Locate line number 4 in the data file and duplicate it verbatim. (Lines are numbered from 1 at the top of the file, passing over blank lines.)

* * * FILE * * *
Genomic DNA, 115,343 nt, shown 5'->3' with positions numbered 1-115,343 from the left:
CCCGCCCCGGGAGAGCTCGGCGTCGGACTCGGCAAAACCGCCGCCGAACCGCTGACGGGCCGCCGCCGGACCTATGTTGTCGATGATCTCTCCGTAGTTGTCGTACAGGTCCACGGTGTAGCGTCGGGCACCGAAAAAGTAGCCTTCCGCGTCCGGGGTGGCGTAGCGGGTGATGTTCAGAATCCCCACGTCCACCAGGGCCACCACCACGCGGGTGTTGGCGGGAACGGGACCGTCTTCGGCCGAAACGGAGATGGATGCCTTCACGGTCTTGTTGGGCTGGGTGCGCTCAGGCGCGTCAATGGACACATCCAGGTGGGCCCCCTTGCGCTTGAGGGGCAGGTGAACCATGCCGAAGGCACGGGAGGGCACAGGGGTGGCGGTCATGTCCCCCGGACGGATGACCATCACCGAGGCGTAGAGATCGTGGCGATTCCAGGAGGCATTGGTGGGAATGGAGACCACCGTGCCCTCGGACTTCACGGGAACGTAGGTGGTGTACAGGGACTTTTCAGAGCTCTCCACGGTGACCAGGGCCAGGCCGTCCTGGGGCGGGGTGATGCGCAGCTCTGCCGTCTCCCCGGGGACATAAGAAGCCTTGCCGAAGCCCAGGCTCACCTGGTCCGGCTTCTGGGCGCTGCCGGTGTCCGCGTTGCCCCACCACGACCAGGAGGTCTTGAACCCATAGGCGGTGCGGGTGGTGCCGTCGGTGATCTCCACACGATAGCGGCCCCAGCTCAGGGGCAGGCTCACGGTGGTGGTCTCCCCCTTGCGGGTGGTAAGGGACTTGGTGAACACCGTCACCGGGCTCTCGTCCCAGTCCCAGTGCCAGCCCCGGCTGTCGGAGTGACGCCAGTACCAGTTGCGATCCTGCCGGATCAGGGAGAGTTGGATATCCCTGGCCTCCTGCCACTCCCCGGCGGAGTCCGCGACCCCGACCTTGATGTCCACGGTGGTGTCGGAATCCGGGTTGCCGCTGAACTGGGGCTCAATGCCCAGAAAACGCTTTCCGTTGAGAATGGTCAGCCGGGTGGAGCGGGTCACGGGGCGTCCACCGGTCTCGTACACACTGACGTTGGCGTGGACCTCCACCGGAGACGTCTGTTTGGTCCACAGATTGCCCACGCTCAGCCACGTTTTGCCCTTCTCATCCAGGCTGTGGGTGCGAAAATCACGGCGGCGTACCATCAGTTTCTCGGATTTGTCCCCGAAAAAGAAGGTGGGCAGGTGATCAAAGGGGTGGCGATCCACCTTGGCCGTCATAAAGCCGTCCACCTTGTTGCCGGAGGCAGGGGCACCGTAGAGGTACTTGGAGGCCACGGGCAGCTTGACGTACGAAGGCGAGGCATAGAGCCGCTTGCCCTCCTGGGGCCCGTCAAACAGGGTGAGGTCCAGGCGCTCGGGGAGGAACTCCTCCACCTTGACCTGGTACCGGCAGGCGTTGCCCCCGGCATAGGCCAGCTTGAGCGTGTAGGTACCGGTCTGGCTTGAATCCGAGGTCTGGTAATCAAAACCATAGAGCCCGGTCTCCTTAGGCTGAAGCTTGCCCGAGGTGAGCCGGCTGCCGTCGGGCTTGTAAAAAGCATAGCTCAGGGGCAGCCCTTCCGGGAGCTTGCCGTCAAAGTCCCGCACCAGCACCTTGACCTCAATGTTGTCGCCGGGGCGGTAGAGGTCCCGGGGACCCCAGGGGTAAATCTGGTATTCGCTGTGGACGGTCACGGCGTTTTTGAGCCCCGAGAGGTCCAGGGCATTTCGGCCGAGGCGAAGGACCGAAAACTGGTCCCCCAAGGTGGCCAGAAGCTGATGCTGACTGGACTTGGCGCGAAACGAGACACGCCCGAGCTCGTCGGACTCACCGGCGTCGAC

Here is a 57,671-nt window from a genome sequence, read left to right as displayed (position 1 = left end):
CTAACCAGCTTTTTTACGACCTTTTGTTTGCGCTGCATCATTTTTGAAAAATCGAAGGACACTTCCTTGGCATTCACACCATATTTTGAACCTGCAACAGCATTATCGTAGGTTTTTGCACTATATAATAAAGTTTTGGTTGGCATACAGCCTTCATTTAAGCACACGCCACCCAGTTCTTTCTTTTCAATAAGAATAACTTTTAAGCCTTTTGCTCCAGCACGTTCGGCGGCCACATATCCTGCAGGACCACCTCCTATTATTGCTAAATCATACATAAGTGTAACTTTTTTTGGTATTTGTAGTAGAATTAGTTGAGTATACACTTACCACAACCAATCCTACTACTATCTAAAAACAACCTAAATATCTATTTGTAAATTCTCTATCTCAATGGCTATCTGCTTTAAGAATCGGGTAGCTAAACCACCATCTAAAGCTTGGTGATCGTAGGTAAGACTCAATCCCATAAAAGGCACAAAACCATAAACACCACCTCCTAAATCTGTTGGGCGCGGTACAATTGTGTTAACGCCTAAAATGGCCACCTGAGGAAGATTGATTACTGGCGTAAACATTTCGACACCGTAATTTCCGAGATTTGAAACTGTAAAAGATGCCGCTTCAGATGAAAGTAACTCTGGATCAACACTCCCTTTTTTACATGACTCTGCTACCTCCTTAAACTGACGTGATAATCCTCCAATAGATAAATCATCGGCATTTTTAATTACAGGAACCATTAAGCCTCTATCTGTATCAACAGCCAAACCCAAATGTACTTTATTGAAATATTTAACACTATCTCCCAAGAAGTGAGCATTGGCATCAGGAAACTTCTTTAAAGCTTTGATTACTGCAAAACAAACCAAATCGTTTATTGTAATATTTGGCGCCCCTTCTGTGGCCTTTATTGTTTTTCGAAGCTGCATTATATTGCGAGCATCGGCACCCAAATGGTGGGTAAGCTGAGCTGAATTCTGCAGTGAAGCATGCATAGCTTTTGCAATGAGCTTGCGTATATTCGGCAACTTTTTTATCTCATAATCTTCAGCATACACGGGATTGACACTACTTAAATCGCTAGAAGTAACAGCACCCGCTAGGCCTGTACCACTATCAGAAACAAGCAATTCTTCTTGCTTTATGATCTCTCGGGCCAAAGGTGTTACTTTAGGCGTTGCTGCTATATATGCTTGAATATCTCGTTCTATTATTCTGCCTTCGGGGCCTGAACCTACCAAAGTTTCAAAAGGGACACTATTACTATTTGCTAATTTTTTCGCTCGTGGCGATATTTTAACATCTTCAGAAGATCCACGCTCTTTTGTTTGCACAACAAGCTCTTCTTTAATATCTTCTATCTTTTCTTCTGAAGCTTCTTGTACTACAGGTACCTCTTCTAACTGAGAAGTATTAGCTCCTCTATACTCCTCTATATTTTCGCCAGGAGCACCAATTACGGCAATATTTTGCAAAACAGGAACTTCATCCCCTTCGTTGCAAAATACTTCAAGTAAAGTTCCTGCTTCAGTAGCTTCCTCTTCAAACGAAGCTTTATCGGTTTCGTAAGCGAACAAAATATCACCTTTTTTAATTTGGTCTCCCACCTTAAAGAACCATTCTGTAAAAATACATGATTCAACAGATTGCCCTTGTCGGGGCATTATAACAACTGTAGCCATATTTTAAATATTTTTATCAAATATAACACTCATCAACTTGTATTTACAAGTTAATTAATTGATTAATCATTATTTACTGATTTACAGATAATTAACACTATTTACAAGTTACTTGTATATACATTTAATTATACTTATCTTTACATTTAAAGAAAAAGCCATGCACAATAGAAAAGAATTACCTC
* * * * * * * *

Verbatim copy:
CTAACCAGCTTTTTTACGACCTTTTGTTTGCGCTGCATCATTTTTGAAAAATCGAAGGACACTTCCTTGGCATTCACACCATATTTTGAACCTGCAACAGCATTATCGTAGGTTTTTGCACTATATAATAAAGTTTTGGTTGGCATACAGCCTTCATTTAAGCACACGCCACCCAGTTCTTTCTTTTCAATAAGAATAACTTTTAAGCCTTTTGCTCCAGCACGTTCGGCGGCCACATATCCTGCAGGACCACCTCCTATTATTGCTAAATCATACATAAGTGTAACTTTTTTTGGTATTTGTAGTAGAATTAGTTGAGTATACACTTACCACAACCAATCCTACTACTATCTAAAAACAACCTAAATATCTATTTGTAAATTCTCTATCTCAATGGCTATCTGCTTTAAGAATCGGGTAGCTAAACCACCATCTAAAGCTTGGTGATCGTAGGTAAGACTCAATCCCATAAAAGGCACAAAACCATAAACACCACCTCCTAAATCTGTTGGGCGCGGTACAATTGTGTTAACGCCTAAAATGGCCACCTGAGGAAGATTGATTACTGGCGTAAACATTTCGACACCGTAATTTCCGAGATTTGAAACTGTAAAAGATGCCGCTTCAGATGAAAGTAACTCTGGATCAACACTCCCTTTTTTACATGACTCTGCTACCTCCTTAAACTGACGTGATAATCCTCCAATAGATAAATCATCGGCATTTTTAATTACAGGAACCATTAAGCCTCTATCTGTATCAACAGCCAAACCCAAATGTACTTTATTGAAATATTTAACACTATCTCCCAAGAAGTGAGCATTGGCATCAGGAAACTTCTTTAAAGCTTTGATTACTGCAAAACAAACCAAATCGTTTATTGTAATATTTGGCGCCCCTTCTGTGGCCTTTATTGTTTTTCGAAGCTGCATTATATTGCGAGCATCGGCACCCAAATGGTGGGTAAGCTGAGCTGAATTCTGCAGTGAAGCATGCATAGCTTTTGCAATGAGCTTGCGTATATTCGGCAACTTTTTTATCTCATAATCTTCAGCATACACGGGATTGACACTACTTAAATCGCTAGAAGTAACAGCACCCGCTAGGCCTGTACCACTATCAGAAACAAGCAATTCTTCTTGCTTTATGATCTCTCGGGCCAAAGGTGTTACTTTAGGCGTTGCTGCTATATATGCTTGAATATCTCGTTCTATTATTCTGCCTTCGGGGCCTGAACCTACCAAAGTTTCAAAAGGGACACTATTACTATTTGCTAATTTTTTCGCTCGTGGCGATATTTTAACATCTTCAGAAGATCCACGCTCTTTTGTTTGCACAACAAGCTCTTCTTTAATATCTTCTATCTTTTCTTCTGAAGCTTCTTGTACTACAGGTACCTCTTCTAACTGAGAAGTATTAGCTCCTCTATACTCCTCTATATTTTCGCCAGGAGCACCAATTACGGCAATATTTTGCAAAACAGGAACTTCATCCCCTTCGTTGCAAAATACTTCAAGTAAAGTTCCTGCTTCAGTAGCTTCCTCTTCAAACGAAGCTTTATCGGTTTCGTAAGCGAACAAAATATCACCTTTTTTAATTTGGTCTCCCACCTTAAAGAACCATTCTGTAAAAATACATGATTCAACAGATTGCCCTTGTCGGGGCATTATAACAACTGTAGCCATATTTTAAATATTTTTATCAAATATAACACTCATCAACTTGTATTTACAAGTTAATTAATTGATTAATCATTATTTACTGATTTACAGATAATTAACACTATTTACAAGTTACTTGTATATACATTTAATTATACTTATCTTTACATTTAAAGAAAAAGCCATGCACAATAGAAAAGAATTACCTC